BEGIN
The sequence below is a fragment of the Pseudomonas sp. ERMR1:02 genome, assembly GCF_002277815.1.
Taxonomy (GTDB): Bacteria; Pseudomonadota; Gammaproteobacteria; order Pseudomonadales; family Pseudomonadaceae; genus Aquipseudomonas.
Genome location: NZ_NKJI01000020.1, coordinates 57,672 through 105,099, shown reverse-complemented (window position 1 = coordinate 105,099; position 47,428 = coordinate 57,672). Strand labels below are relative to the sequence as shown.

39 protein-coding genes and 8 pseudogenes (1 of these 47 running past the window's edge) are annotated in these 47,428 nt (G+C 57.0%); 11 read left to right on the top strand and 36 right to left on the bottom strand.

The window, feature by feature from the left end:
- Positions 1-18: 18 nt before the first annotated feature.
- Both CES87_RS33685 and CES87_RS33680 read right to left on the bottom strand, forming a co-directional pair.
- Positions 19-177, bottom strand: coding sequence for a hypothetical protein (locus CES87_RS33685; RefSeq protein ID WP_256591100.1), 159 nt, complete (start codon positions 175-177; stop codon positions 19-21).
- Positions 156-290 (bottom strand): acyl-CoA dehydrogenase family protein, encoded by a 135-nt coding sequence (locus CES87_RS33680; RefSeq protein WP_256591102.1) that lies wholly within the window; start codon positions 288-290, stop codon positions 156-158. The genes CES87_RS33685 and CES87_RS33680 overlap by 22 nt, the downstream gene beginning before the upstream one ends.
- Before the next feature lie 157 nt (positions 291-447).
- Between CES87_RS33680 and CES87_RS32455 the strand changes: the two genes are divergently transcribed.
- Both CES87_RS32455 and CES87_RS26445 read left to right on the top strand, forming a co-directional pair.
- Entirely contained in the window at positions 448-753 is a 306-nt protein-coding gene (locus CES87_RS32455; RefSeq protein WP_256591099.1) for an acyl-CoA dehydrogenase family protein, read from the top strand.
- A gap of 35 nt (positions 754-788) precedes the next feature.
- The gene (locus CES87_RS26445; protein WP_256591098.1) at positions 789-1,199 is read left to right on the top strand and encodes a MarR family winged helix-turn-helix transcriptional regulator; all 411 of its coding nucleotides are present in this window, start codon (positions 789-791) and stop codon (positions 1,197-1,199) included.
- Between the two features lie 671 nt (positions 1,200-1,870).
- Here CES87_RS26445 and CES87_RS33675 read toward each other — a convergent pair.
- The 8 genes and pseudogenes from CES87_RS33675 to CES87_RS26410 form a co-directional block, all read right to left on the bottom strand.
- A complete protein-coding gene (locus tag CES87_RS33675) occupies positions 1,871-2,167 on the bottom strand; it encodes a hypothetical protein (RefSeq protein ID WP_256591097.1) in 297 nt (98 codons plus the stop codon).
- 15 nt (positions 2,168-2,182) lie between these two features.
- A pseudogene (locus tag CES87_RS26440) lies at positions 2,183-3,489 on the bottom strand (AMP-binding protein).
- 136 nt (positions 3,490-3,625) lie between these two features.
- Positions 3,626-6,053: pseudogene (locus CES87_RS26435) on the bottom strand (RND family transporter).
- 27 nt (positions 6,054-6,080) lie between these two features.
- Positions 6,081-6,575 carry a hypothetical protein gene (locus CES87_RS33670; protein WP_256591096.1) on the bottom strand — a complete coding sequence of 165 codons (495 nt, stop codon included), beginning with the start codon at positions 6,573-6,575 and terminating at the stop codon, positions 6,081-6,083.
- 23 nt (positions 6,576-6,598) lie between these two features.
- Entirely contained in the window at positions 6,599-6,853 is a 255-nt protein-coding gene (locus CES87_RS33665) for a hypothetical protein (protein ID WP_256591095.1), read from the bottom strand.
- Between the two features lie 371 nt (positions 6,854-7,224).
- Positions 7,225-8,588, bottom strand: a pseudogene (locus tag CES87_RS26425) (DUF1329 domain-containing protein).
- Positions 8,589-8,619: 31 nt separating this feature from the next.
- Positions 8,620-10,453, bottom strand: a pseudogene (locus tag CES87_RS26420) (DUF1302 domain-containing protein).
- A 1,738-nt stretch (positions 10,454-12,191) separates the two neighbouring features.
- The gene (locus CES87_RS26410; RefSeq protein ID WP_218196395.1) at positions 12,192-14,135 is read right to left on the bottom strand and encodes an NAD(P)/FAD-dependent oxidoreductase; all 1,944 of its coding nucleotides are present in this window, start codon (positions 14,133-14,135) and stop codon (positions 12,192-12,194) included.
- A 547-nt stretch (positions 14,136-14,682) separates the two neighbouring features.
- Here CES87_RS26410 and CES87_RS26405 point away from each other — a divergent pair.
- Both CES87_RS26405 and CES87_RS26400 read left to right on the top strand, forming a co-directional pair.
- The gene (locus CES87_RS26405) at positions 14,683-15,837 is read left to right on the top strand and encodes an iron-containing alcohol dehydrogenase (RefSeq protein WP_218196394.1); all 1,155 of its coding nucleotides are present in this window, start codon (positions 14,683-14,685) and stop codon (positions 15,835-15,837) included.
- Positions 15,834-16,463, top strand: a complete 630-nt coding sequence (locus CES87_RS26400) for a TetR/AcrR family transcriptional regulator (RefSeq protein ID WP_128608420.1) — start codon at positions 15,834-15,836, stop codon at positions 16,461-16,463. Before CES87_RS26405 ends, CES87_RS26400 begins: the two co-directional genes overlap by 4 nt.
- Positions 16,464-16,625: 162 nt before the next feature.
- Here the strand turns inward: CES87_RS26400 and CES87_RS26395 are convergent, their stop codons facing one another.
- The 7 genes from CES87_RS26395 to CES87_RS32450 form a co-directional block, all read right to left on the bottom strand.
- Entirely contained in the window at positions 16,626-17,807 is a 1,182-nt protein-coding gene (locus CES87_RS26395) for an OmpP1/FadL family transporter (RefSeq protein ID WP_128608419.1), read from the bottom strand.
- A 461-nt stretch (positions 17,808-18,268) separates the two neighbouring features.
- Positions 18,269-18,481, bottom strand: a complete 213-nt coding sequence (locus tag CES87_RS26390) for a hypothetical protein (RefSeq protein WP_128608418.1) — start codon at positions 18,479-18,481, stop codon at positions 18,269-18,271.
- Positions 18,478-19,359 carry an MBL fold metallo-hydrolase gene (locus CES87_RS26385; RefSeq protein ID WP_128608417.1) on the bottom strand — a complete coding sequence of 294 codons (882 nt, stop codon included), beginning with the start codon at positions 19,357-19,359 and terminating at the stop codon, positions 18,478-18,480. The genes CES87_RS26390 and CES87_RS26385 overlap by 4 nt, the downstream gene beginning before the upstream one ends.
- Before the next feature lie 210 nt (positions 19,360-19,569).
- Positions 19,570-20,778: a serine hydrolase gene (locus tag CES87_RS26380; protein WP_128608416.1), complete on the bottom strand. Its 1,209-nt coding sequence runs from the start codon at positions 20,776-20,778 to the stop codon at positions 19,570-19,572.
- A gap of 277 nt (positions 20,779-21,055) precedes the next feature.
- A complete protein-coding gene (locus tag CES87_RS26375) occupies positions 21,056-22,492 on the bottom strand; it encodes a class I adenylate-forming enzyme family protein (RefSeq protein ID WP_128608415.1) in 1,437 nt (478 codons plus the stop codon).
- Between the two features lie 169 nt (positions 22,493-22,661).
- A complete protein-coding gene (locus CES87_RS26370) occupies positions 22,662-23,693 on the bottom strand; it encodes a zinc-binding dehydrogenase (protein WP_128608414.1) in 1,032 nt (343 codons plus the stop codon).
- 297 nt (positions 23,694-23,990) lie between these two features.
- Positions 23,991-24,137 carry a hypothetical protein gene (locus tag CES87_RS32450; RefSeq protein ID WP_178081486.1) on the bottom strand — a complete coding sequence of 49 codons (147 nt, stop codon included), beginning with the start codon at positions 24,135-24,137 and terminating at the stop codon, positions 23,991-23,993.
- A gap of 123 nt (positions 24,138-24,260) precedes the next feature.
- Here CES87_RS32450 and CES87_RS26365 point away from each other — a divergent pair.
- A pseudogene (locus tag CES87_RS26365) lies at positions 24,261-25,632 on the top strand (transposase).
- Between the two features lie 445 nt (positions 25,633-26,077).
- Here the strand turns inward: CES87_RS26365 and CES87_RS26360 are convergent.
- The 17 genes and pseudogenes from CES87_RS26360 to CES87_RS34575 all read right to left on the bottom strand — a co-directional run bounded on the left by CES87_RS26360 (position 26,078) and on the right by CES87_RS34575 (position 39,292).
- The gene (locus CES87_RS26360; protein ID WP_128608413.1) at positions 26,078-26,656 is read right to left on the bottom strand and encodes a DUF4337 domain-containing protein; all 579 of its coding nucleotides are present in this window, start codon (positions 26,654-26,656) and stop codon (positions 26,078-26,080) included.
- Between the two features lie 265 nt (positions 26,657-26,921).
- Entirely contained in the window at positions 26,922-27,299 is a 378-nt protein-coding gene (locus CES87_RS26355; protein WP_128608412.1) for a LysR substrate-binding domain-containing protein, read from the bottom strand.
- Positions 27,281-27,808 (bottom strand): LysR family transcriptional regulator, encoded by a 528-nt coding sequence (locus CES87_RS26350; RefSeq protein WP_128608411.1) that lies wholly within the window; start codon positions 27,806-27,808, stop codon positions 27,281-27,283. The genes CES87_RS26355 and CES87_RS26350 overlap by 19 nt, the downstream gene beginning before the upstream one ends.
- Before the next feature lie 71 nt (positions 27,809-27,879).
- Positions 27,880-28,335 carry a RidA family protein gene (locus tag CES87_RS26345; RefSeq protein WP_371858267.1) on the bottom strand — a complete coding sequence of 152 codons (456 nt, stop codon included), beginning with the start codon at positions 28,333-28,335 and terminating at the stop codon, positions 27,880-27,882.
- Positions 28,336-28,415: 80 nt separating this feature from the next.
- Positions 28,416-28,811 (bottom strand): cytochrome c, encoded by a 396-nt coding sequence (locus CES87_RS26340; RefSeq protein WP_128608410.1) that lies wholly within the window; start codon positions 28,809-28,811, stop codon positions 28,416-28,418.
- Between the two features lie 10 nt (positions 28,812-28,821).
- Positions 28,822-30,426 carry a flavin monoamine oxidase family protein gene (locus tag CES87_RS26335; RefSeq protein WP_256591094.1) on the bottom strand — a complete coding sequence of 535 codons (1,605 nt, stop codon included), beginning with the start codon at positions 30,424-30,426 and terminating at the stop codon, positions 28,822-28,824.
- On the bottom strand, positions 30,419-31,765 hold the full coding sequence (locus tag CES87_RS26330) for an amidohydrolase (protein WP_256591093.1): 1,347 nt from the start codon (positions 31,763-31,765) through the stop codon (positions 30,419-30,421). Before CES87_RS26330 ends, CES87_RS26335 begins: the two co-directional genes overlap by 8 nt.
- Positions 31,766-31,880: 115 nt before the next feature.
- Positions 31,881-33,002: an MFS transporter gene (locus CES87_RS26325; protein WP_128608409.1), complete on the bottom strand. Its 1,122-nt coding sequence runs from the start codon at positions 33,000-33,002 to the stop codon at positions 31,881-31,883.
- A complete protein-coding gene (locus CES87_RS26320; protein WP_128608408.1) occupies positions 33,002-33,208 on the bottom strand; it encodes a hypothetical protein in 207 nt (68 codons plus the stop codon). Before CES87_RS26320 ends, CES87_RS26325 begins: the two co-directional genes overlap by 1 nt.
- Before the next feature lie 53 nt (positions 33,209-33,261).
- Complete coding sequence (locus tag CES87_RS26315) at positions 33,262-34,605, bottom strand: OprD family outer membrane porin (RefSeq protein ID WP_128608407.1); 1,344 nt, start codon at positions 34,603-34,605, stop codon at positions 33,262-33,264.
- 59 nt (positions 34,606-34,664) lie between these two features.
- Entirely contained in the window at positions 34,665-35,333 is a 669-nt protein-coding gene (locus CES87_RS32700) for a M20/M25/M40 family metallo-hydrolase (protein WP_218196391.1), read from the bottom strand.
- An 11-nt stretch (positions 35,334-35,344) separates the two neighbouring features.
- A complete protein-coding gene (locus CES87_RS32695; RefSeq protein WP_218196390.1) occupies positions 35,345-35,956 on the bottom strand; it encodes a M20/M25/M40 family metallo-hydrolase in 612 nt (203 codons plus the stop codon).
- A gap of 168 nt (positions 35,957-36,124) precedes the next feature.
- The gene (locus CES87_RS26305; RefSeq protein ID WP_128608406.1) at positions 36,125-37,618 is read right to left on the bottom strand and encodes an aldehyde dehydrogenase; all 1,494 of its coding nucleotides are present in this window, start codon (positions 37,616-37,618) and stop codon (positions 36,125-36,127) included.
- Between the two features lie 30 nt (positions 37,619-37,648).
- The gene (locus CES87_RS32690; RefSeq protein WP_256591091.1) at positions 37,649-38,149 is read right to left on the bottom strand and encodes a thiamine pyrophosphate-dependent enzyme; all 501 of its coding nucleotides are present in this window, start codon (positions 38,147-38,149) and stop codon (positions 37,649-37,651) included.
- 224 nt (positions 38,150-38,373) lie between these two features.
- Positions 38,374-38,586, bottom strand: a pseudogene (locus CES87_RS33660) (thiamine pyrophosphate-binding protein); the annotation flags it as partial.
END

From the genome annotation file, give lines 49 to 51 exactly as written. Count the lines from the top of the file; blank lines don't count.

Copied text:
- A complete protein-coding gene (locus tag CES87_RS26375) occupies positions 21,056-22,492 on the bottom strand; it encodes a class I adenylate-forming enzyme family protein (RefSeq protein ID WP_128608415.1) in 1,437 nt (478 codons plus the stop codon).
- Between the two features lie 169 nt (positions 22,493-22,661).
- A complete protein-coding gene (locus CES87_RS26370) occupies positions 22,662-23,693 on the bottom strand; it encodes a zinc-binding dehydrogenase (protein WP_128608414.1) in 1,032 nt (343 codons plus the stop codon).